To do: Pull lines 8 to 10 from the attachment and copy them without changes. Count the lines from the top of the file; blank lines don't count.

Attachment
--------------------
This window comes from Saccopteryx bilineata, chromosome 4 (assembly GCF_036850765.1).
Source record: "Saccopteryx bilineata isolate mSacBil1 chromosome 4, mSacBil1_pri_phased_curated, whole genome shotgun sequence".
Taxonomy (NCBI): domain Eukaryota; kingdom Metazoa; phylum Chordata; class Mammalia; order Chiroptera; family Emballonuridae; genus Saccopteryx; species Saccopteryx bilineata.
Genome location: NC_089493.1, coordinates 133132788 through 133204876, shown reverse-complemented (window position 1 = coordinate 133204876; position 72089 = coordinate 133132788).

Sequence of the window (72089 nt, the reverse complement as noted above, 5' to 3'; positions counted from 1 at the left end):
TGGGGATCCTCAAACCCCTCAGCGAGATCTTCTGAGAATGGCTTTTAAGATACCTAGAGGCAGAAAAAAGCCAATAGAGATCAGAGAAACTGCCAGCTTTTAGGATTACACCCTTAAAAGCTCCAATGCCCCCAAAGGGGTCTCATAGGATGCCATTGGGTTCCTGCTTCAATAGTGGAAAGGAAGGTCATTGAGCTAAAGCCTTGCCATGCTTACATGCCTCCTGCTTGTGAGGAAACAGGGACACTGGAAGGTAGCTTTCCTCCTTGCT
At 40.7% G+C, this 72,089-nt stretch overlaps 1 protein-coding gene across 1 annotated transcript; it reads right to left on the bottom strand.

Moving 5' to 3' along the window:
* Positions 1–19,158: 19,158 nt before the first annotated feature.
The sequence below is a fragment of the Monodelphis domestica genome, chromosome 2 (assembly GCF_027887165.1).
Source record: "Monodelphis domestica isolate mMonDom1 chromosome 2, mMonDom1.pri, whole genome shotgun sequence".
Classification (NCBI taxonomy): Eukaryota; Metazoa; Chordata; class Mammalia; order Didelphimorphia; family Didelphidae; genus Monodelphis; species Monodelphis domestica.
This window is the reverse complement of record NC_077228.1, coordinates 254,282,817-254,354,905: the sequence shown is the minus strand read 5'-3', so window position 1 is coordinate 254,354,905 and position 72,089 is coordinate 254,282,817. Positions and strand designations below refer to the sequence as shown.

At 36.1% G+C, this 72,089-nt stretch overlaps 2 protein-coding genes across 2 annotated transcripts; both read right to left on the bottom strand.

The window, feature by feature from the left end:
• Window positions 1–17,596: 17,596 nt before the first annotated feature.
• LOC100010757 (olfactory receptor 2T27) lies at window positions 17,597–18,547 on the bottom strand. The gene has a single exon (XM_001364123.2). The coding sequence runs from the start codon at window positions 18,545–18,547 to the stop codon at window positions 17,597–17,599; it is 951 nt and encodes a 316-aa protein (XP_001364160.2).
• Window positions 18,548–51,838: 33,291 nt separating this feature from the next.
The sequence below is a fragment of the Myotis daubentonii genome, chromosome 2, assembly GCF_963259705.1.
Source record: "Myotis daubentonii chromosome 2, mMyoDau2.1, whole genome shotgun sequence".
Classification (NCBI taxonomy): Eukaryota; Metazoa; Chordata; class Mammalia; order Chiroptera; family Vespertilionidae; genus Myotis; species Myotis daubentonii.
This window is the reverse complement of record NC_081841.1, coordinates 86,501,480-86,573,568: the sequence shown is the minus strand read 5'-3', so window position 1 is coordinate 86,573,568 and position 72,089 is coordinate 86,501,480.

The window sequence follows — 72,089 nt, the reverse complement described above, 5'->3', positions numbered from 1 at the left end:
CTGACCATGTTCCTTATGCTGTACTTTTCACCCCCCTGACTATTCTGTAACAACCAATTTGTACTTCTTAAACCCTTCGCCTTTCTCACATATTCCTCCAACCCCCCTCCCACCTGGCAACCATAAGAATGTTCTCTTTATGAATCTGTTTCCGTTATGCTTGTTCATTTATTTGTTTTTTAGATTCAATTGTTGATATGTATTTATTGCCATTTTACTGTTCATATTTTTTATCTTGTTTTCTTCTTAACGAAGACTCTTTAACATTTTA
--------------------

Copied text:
Moving 5' to 3' along the window:
* Positions 1–19,158: 19,158 nt before the first annotated feature.
The sequence below is a fragment of the Monodelphis domestica genome, chromosome 2 (assembly GCF_027887165.1).